Sam Moffet

From Wikipedia, the free encyclopedia
Jump to navigation Jump to search
Sam Moffet
Outfielder / Pitcher
Born: (1857-03-14)March 14, 1857
Wheeling, West Virginia
Died: May 5, 1907(1907-05-05) (aged 50)
Butte, Montana
Batted: Right Threw: Right
MLB debut
May 15, 1884, for the Cleveland Blues
Last MLB appearance
June 22, 1888, for the Indianapolis Hoosiers
MLB statistics
Games played88
Batting average.169
Win–loss record6-29

Samuel R. Moffet (March 14, 1857 – May 5, 1907) was an outfielder and pitcher in Major League Baseball. He played all or parts of three seasons between 1884 and 1888 for the Cleveland Blues and Indianapolis Hoosiers. Moffet stood at 6 ft 0 in (1.83 m) and weighed 175 lbs. His brother, Joe, also played in the major leagues.[1]


Sam Moffet was born in Wheeling, West Virginia when it was still part of Virginia. He played on amateur baseball teams as a teenager, and in 1882 he batted .404 for the Wheeling Standards.[2] The following season, Moffet started his professional baseball career with the Northwestern League's Toledo Blue Stockings. He was a pitcher for Toledo and also played at first base and third base.[2]

In 1884, Moffet made it to the major leagues with the Cleveland Blues. The Blues finished in seventh place, and Moffet, as their third starter, went just 3–19.[3] The three wins all came in a single week from August 11 to August 18.[2] Moffet's .136 winning percentage is tied for the fifth-lowest by a rookie in MLB history,[4] and it was also the lowest winning percentage of any MLB pitcher during the 1880s.[5] In addition to pitching, Moffet also played 42 games in the outfield that season. He batted .184 in 256 at bats.[1]

After the season ended, Moffet went to Butte, Montana, and joined two of his brothers in a mining venture. They extracted over $200,000 worth of gold and silver over the next year, and Moffet was out of professional baseball in 1885 and 1886.[2] In 1887, he returned to the majors with the Indianapolis Hoosiers, and he went 1–5 on the mound while batting .122.[1] He didn't fare any better in 1888 and was released in mid-season.[2]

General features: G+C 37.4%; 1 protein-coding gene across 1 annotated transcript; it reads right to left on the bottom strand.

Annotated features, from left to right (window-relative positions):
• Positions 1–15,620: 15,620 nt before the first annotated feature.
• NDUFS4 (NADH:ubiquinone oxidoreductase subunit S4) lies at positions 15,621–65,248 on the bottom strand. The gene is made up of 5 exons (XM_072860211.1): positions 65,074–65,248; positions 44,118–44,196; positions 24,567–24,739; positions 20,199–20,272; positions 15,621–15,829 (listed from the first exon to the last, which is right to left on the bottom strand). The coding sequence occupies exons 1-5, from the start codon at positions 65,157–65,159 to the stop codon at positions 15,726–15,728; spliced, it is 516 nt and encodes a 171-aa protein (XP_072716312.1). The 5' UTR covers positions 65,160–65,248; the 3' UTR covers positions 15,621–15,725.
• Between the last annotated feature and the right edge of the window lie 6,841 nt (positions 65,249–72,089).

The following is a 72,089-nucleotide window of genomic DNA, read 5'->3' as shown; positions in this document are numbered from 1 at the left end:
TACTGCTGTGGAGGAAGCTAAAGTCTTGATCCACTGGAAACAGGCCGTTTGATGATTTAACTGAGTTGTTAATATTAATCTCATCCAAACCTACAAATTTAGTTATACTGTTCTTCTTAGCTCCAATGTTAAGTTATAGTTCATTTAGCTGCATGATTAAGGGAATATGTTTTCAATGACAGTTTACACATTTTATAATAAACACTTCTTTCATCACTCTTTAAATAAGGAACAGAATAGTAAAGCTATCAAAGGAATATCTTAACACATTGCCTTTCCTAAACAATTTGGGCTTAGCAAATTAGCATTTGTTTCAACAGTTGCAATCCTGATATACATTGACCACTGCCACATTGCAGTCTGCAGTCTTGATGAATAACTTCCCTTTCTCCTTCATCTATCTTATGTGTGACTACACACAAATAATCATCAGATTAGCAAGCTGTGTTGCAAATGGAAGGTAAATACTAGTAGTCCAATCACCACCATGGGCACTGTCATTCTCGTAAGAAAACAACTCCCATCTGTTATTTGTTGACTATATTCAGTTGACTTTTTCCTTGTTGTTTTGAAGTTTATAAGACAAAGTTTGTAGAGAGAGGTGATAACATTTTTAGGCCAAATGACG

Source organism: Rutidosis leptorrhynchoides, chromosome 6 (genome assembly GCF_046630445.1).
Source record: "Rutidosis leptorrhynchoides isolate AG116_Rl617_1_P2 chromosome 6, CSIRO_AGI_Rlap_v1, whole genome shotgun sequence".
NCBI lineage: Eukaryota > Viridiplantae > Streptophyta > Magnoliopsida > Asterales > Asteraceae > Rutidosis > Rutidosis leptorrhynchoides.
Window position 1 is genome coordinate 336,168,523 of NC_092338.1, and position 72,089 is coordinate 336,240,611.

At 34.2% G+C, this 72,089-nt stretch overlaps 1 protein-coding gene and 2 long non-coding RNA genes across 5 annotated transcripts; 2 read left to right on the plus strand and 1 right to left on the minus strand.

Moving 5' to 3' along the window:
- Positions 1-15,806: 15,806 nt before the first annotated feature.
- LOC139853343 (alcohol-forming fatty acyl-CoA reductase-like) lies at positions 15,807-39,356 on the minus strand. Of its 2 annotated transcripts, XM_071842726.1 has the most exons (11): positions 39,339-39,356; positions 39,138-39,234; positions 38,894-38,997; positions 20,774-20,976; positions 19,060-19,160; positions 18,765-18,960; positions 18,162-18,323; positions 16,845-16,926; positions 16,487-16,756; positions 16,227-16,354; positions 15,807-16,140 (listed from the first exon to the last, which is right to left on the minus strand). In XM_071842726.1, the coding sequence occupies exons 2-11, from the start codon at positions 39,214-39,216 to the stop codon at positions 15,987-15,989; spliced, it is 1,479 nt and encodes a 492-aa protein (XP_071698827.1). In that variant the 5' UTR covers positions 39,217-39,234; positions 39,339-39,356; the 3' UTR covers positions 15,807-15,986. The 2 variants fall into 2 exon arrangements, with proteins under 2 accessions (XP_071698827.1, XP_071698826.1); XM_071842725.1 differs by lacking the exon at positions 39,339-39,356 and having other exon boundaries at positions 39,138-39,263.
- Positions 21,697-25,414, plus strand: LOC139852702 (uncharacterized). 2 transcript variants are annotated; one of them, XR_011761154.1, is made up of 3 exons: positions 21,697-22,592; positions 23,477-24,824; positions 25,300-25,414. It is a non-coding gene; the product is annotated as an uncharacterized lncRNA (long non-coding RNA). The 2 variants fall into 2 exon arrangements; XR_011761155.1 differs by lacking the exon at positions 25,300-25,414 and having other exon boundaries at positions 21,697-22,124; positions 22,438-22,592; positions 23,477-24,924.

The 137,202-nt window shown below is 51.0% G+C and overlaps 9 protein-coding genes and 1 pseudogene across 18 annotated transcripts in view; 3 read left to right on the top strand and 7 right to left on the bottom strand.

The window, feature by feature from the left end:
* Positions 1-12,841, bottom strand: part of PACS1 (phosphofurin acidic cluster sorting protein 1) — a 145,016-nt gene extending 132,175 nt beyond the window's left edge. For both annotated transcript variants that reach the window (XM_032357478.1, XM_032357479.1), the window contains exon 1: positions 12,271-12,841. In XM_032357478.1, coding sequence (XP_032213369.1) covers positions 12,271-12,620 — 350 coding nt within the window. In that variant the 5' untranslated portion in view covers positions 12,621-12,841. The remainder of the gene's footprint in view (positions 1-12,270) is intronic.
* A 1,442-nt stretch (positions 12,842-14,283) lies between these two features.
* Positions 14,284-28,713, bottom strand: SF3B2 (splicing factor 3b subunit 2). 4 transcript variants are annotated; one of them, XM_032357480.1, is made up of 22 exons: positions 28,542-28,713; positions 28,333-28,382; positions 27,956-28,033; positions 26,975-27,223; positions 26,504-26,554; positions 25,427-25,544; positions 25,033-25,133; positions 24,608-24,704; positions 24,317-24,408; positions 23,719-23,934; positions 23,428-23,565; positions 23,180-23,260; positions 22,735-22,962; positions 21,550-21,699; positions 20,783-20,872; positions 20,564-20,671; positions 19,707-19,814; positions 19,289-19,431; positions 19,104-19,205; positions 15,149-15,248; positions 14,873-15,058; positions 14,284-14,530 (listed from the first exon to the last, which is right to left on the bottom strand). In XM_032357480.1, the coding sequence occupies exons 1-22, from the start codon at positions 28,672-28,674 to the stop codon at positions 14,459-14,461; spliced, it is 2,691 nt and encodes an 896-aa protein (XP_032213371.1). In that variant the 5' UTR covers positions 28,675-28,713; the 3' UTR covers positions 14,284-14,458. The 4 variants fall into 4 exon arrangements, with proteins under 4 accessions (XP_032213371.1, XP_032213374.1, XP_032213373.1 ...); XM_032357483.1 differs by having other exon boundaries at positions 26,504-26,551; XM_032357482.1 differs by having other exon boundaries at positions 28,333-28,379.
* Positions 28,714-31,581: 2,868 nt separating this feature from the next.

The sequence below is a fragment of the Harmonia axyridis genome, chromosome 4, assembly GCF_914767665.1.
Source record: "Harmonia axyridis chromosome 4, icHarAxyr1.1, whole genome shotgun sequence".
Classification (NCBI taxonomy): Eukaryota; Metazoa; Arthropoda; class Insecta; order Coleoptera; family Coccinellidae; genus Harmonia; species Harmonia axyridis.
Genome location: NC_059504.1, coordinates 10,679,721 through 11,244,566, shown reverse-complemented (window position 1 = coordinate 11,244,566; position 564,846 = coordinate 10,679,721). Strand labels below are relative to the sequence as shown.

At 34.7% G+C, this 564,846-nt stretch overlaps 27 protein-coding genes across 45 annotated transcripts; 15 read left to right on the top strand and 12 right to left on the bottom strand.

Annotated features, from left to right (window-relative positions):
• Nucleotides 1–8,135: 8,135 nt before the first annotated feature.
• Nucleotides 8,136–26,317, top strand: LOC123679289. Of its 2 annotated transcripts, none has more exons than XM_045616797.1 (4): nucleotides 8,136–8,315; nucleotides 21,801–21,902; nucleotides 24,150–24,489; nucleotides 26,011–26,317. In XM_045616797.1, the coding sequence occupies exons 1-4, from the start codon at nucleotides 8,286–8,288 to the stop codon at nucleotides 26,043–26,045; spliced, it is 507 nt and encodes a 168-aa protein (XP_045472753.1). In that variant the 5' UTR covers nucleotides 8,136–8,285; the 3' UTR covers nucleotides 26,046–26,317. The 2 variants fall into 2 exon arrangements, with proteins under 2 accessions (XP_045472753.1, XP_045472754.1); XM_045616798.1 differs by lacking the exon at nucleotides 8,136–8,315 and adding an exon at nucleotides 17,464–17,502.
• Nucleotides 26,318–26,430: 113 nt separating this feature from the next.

Moffet then returned to Montana. In March 1889, The Meriden Daily Journal reported that he had "struck so rich in mining in Montana that he cleared $40,000".[6]

Moffet was married to Mary Agnes "Minnie" Donaldson. He died in Butte, Montana, in 1907.[2]


  1. ^ a b c "Sam Moffet Statistics and History". Retrieved 2010-12-30.
  2. ^ a b c d e f Olshavsky, Carole. "Sam Moffet". Retrieved 2010-12-30.
  3. ^ "1884 Cleveland Blues Batting, Pitching, & Fielding Statistics". Retrieved 2010-12-30.
  4. ^ Nemec, David and Zeman, Dave. The Baseball Rookies Encyclopedia (Brassey's, 2004), p. 83.
  5. ^ James, Bill. The New Bill James Historical Baseball Abstract (Simon and Schuster, 2003), p. 44.
  6. ^ "Base Ball News". The Meriden Daily Journal, March 30, 1889, p. 2.

External links[edit]